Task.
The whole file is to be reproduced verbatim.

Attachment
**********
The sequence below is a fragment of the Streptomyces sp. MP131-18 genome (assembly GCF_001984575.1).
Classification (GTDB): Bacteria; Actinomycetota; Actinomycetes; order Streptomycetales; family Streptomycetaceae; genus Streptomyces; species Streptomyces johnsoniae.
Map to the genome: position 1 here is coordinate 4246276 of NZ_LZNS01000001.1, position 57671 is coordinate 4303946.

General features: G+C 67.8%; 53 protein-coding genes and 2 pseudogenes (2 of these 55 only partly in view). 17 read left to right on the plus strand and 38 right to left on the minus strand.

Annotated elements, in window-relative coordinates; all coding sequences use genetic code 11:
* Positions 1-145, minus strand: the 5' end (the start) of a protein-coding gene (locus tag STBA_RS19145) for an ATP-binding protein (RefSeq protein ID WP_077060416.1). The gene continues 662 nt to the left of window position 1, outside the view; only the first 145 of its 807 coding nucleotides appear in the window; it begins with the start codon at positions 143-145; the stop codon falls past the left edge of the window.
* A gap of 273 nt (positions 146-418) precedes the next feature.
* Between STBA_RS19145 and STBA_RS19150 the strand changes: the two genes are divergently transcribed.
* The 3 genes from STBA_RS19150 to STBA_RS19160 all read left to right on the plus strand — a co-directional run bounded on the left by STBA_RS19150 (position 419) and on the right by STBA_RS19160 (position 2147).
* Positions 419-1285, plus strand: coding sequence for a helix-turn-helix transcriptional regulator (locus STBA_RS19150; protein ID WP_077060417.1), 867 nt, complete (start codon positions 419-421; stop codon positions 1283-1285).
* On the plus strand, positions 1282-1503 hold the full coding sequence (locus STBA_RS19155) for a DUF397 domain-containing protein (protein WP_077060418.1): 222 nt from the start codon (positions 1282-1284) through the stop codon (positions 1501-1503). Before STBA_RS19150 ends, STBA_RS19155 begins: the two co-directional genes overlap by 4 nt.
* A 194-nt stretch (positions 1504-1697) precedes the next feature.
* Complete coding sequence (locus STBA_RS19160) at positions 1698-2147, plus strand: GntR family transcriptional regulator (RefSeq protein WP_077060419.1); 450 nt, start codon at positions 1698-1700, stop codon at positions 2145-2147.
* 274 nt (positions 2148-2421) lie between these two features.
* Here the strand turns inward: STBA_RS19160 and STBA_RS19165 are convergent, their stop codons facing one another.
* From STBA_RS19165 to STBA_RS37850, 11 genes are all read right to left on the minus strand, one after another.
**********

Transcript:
The sequence below is a fragment of the Streptomyces sp. MP131-18 genome (assembly GCF_001984575.1).
Classification (GTDB): Bacteria; Actinomycetota; Actinomycetes; order Streptomycetales; family Streptomycetaceae; genus Streptomyces; species Streptomyces johnsoniae.
Map to the genome: position 1 here is coordinate 4246276 of NZ_LZNS01000001.1, position 57671 is coordinate 4303946.

General features: G+C 67.8%; 53 protein-coding genes and 2 pseudogenes (2 of these 55 only partly in view). 17 read left to right on the plus strand and 38 right to left on the minus strand.

Annotated elements, in window-relative coordinates; all coding sequences use genetic code 11:
* Positions 1-145, minus strand: the 5' end (the start) of a protein-coding gene (locus tag STBA_RS19145) for an ATP-binding protein (RefSeq protein ID WP_077060416.1). The gene continues 662 nt to the left of window position 1, outside the view; only the first 145 of its 807 coding nucleotides appear in the window; it begins with the start codon at positions 143-145; the stop codon falls past the left edge of the window.
* A gap of 273 nt (positions 146-418) precedes the next feature.
* Between STBA_RS19145 and STBA_RS19150 the strand changes: the two genes are divergently transcribed.
* The 3 genes from STBA_RS19150 to STBA_RS19160 all read left to right on the plus strand — a co-directional run bounded on the left by STBA_RS19150 (position 419) and on the right by STBA_RS19160 (position 2147).
* Positions 419-1285, plus strand: coding sequence for a helix-turn-helix transcriptional regulator (locus STBA_RS19150; protein ID WP_077060417.1), 867 nt, complete (start codon positions 419-421; stop codon positions 1283-1285).
* On the plus strand, positions 1282-1503 hold the full coding sequence (locus STBA_RS19155) for a DUF397 domain-containing protein (protein WP_077060418.1): 222 nt from the start codon (positions 1282-1284) through the stop codon (positions 1501-1503). Before STBA_RS19150 ends, STBA_RS19155 begins: the two co-directional genes overlap by 4 nt.
* A 194-nt stretch (positions 1504-1697) precedes the next feature.
* Complete coding sequence (locus STBA_RS19160) at positions 1698-2147, plus strand: GntR family transcriptional regulator (RefSeq protein WP_077060419.1); 450 nt, start codon at positions 1698-1700, stop codon at positions 2145-2147.
* 274 nt (positions 2148-2421) lie between these two features.
* Here the strand turns inward: STBA_RS19160 and STBA_RS19165 are convergent, their stop codons facing one another.
* From STBA_RS19165 to STBA_RS37850, 11 genes are all read right to left on the minus strand, one after another.